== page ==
ESSEX-UK-L ArchivesArchiver > ESSEX-UK > 2006-08 > 1155751704
From: "Colleen" <>
Subject: Re: Clacton cemeteries
Date: Wed, 16 Aug 2006 19:08:24 +0100
I don't know what the situation is in Dovercourt, however, many of the Essex
graveyards I've seen in recent years don't leave room for much hope.
Gravestones have often been moved, some positioned so that inscriptions can
be read, others not.
Photographing gravestones at Tiptree's Congregational Chapel recently, I
would have needed to dig some of them out to see their inscriptions. In some
cases pairs of stones had been placed within an inch of each other and with
their inscriptions facing inwards, one pair like this had been half buried
too. Space wasn't a problem.
The one saving grace of this church is that they have at least erected a
memorial recording the inscriptions of a number of gravestones which had
been removed from another part of the graveyard - yet I couldn't see any
sign of the stones the inscriptions had been taken from. I wonder if some
stones were simply laid flat and buried under an extension which has been
added to the church. I shall ask about this when I make arrangements to have
a look at the church's interior.
----- Original Message -----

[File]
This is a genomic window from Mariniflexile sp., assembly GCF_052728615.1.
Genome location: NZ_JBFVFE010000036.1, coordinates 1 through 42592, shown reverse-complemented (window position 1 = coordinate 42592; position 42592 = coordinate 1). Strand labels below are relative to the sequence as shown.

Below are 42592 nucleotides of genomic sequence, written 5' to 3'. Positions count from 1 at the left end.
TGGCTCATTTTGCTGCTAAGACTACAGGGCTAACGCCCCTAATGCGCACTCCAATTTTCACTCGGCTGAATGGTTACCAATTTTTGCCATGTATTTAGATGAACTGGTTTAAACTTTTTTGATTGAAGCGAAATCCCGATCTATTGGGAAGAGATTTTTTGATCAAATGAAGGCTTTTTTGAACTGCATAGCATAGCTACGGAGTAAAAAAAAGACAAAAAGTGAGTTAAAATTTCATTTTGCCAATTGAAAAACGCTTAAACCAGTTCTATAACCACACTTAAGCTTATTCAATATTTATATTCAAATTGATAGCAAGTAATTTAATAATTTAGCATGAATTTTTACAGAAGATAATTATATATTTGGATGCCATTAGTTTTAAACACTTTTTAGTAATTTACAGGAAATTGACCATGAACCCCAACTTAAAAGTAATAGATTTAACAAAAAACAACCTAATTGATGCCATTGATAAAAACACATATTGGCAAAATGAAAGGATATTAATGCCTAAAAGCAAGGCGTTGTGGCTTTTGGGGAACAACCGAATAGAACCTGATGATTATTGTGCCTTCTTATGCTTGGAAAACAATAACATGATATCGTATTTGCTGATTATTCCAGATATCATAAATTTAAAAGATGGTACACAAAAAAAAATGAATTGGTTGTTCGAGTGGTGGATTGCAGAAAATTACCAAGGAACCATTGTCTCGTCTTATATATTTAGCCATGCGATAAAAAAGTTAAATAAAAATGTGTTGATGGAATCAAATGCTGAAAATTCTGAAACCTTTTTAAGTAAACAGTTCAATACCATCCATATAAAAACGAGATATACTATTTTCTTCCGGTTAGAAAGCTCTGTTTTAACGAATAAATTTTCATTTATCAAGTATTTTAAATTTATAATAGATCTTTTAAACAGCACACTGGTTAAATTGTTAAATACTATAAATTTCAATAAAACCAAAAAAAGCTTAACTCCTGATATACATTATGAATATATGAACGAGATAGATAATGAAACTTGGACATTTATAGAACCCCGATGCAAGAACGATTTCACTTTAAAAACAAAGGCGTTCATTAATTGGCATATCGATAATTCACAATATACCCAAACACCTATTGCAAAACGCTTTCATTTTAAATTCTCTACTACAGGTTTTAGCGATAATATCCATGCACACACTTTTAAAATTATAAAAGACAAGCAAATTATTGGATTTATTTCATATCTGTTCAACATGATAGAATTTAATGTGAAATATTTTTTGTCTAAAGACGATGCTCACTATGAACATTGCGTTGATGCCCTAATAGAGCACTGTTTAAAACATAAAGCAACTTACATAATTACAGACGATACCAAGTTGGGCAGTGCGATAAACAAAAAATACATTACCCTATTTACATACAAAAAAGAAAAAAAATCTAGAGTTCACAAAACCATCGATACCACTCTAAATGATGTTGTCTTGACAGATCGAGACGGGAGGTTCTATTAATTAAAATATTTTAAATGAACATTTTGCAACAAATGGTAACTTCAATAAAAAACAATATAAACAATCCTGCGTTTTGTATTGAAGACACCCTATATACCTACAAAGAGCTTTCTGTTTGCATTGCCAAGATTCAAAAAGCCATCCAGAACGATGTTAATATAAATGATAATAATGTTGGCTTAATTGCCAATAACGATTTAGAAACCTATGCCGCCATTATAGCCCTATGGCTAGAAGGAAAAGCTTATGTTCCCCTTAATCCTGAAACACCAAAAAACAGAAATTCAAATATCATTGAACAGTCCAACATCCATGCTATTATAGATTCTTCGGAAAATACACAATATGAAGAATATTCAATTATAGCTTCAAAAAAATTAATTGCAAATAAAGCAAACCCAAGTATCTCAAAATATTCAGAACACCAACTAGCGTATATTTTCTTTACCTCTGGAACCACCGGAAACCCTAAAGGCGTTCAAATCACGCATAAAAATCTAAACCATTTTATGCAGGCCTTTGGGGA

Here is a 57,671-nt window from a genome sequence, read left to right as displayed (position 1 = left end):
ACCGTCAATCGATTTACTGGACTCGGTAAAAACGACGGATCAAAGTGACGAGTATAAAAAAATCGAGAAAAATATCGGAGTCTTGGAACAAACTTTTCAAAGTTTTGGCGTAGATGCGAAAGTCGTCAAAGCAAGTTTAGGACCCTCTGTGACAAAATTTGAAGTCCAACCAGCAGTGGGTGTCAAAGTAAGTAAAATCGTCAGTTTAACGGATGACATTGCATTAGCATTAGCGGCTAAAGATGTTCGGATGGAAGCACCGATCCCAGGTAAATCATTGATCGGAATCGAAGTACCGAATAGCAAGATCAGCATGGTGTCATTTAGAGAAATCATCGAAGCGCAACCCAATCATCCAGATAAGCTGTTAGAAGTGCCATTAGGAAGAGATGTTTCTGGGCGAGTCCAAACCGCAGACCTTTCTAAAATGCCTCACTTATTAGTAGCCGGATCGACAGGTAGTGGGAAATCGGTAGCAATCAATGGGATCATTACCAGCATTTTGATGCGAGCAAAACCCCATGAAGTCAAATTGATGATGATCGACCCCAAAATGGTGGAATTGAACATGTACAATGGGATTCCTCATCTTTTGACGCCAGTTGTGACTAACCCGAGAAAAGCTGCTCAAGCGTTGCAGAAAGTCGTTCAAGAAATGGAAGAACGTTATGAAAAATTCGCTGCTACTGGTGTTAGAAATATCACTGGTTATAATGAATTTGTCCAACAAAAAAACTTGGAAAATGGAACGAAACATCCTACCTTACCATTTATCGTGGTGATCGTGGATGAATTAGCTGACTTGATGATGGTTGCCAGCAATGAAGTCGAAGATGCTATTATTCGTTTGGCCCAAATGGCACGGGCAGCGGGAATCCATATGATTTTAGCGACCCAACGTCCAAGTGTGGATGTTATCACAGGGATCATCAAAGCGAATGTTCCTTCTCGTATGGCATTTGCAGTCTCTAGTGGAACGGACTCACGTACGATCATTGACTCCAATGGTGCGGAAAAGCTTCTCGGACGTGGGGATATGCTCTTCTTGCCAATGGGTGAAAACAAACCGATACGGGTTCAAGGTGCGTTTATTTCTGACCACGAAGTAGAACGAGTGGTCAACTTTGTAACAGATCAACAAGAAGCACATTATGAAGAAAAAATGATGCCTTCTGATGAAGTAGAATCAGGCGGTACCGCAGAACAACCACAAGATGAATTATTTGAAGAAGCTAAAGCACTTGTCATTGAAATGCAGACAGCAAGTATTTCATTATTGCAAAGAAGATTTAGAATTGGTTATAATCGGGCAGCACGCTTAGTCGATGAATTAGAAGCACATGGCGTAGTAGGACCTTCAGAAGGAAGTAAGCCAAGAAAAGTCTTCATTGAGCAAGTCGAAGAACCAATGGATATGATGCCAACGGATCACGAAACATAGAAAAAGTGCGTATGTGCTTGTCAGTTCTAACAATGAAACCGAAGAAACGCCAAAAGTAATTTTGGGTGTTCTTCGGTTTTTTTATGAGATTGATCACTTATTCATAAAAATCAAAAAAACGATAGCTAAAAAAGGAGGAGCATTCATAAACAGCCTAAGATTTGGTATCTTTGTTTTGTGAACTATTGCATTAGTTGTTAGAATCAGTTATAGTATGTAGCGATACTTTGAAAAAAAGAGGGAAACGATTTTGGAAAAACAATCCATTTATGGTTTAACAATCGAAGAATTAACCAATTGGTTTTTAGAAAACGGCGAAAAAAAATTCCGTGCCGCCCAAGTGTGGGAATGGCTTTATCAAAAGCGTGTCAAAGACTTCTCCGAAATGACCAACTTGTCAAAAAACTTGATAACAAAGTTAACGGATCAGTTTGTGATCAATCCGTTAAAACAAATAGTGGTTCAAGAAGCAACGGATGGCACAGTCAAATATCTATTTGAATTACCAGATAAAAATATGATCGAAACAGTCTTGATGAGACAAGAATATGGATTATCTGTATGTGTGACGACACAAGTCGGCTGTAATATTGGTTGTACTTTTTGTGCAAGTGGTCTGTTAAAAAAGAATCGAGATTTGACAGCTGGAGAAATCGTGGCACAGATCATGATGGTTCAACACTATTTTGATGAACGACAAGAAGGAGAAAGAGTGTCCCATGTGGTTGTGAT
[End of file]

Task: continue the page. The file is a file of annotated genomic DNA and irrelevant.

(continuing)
From: "Essex Research" <>
>> BBC Essex Radio reported yesterday that Tendring District Council is
>> testing and laying flat any unsafe gravestones in the cemeteries of
>> Clacton, Dovercourt and Kirby.
> ***Does anyone know whether consideration is paid to the future reading of
> the gravestones, i.e. do they lay them with the inscription uppermost? Or
> does it depend entirely on practical considerations such as the space
> available, which way they're currently leaning etc.? If some of the
> inscriptions are underneath when they're laid flat, are we sure they've
> recorded first?
> My personal interest is that I have relatives, and possible relatives
> at All Saints, Dovercourt. When we visited recently, I must say the worst
> hazard we found was the sinking down of the far sections of the
> graveyard -
> we had to give up searching as you really needed heavy boots to avoid a
> broken ankle. Nobody's fault, of course.
> Carole Biggam